SF changes mask and vaccine guidelines for big events

Hello, Bay Area. It’s Thursday, January 13, and we’ve been looking at the latest predictions for when the Great Bacon Crisis in California will hit. Here’s what you need to know to start your day.

San Francisco is adding stricter entry requirements for mega-event sites, such as sporting events and concerts.

Anyone 12 and over will need to provide proof that they have been fully vaccinated two weeks prior to the event, and anyone 16 and over will need to provide proof of receiving a booster at least one week before the event. ‘advance.

And where possible, the city requires double masking or an N95, KN95, or KF94 respirator. The stricter rules go hand in hand with the tightening of what counts as a mega-event – ​​now any event with at least 500 people inside or more than 5,000 outside.

Lots of numbers and rules, right? Learn more about Aidin Vaziri.

• The focus on home testing marks a shift in how officials plan to handle the pandemic going forward.

• Shelter-in-place restrictions began yesterday in Sonoma County. Here’s how it went.

• A federal judge has blocked a California law prohibiting protesters from coming within 30 feet of vaccination clinics to harass or prevent people from getting vaccinated.

• Google is giving employees access to free at-home testing, but the company’s union says the policy is unevenly enforced when it comes to contractors and temporary workers.

• The latest victim of the COVID pandemic? The Exit of Pliny the Younger.

what to eat

The Drive-Thru Burger is a favorite at Lovely’s in Oakland.

Carlos Avila Gonzalez/The Chronicle

An outing to Lovely’s in Oakland made for a great day for Chronicle restaurant critic Soleil Ho, even without beef. Meat and Potatoes in Ho’s latest review focuses on soothing the all-new burger restaurant, with anxiety-free outdoor seating and comfort food. On the must-have list? The crushed Impossible burger patties, the corn fritters and the soft-serve.

In another part of town, a brand new home-made tofu and banchan restaurant is taking orders. Joodooboo sells both subscriptions and offers by the pound, allowing East Bay residents to get their fix of side dishes anytime. In the near future, expect seated dinner service.

(Not in Oakland but fancy some banchan? Check out our list of the best Korean restaurants to find a delicious meal near you.)

around the bay

A predicted pork shortage has some worried that bacon could be in short supply.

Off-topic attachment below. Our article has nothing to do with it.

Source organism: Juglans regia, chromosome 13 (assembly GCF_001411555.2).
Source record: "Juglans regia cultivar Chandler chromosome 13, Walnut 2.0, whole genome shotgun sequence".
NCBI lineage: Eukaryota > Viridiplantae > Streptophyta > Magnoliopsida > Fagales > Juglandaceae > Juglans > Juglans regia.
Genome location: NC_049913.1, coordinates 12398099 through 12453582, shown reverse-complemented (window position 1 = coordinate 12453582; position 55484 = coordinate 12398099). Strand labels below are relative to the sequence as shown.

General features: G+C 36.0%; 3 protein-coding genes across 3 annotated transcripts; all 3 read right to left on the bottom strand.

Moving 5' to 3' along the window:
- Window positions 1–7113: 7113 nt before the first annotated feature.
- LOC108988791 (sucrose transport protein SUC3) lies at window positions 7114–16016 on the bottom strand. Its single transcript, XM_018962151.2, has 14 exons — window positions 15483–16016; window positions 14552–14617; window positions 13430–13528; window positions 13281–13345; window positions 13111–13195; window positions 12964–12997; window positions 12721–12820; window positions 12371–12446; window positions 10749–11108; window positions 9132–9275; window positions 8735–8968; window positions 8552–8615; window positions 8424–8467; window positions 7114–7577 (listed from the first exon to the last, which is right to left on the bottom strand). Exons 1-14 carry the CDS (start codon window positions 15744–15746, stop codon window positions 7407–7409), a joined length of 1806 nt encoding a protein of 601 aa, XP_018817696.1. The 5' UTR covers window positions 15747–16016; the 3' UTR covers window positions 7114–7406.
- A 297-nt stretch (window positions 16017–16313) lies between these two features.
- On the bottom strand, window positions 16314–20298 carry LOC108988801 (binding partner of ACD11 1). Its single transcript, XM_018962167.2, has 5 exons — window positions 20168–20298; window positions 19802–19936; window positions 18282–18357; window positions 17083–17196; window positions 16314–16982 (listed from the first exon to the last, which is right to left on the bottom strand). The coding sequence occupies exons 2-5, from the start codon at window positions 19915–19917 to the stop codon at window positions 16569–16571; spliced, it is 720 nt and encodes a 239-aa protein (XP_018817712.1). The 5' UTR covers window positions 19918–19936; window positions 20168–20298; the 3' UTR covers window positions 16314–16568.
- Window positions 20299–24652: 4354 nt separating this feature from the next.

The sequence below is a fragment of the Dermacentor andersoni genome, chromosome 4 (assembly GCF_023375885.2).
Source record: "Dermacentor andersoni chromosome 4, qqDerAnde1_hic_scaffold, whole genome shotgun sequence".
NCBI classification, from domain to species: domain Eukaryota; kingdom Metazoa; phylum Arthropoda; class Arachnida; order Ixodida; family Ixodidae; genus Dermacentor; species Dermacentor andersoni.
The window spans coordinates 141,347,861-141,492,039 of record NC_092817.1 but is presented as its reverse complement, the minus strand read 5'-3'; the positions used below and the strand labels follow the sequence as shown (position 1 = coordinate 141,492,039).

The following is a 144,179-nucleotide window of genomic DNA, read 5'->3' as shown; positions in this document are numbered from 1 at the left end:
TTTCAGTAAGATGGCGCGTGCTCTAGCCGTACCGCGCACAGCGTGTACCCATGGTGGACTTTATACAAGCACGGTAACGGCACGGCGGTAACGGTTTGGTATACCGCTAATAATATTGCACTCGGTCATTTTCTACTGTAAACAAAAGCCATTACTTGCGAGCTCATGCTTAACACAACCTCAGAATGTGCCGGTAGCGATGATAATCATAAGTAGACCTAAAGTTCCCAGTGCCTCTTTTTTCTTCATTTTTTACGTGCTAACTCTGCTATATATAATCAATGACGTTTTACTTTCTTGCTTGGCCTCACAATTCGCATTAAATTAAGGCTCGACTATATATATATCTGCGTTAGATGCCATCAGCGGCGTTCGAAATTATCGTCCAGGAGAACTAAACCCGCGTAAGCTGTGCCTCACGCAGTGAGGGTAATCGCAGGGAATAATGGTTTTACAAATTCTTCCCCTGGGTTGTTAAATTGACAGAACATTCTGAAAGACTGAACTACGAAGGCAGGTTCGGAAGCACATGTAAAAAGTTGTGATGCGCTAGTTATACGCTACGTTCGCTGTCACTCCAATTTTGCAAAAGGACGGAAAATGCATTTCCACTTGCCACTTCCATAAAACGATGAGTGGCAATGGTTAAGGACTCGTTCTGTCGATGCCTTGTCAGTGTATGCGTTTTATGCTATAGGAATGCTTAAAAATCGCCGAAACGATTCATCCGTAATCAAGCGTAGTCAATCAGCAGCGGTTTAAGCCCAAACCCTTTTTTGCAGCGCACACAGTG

A predicted pork shortage has some worried that bacon could be in short supply.

Bronte Wittpenn/The Chronicle

Bringing home the bacon: Californians have passed a law effectively preventing inhumanely raised pork from reaching store shelves. Two weeks into the new year, is there really a big pork shortage?

Font Plans: It’s been a month since San Francisco Mayor London Breed promised to change the Tenderloin. Although it’s a disappointing start, it could pick up speed soon. More: Hear journalist Megan Cassidy discuss the plan for the Tenderloin with “Fifth and Mission” host Cecilia Lei.

Free for all: Two major Golden Gate Park attractions may soon offer free admission to all San Francisco residents.

Electoral redistricting: Here’s what San Francisco’s surveillance districts might look like with this new algorithm. The actual limits, however, look a bit different.

Capped in white: Photos again show snow cover on Mount Shasta after the December storms.

Stay at home: San Francisco expects 15% of office workers to stay remote forever. How badly will this hurt the local economy?

The right to vote: Should undocumented migrants be able to vote in local elections? In San Jose, politicians are pondering this potential change to municipal law.

Positive prognosis: Manny Yekutiel, a San Francisco Municipal Transportation Agency board member who led the closure of Valencia Street to allow for more foot and business traffic during the pandemic, has been diagnosed with cancer.

Forest improvement

Muir Woods National Monument is undergoing its first renovation since it opened in 1937.

Muir Woods National Monument is undergoing its first renovation since it opened in 1937.

Jessica Christian / The Chronicle

There is a lot of greenery in Muir Woods.

A new $20 million plan will help redirect the creek that runs through the national monument back to its natural floodplain, among other fixes for the visitor center, restrooms and parking lot. Once restoration is complete, the creek between Mount Tam and Muir Beach will more evenly irrigate the redwood forest.

But outdoor enthusiasts won’t have to avoid the park in the meantime.

Read more from Sam Whiting.

Bay Briefing is written by Gwendolyn Wu and sent to readers’ inboxes weekday mornings. Sign up for the newsletter here and contact the writer at [email protected]

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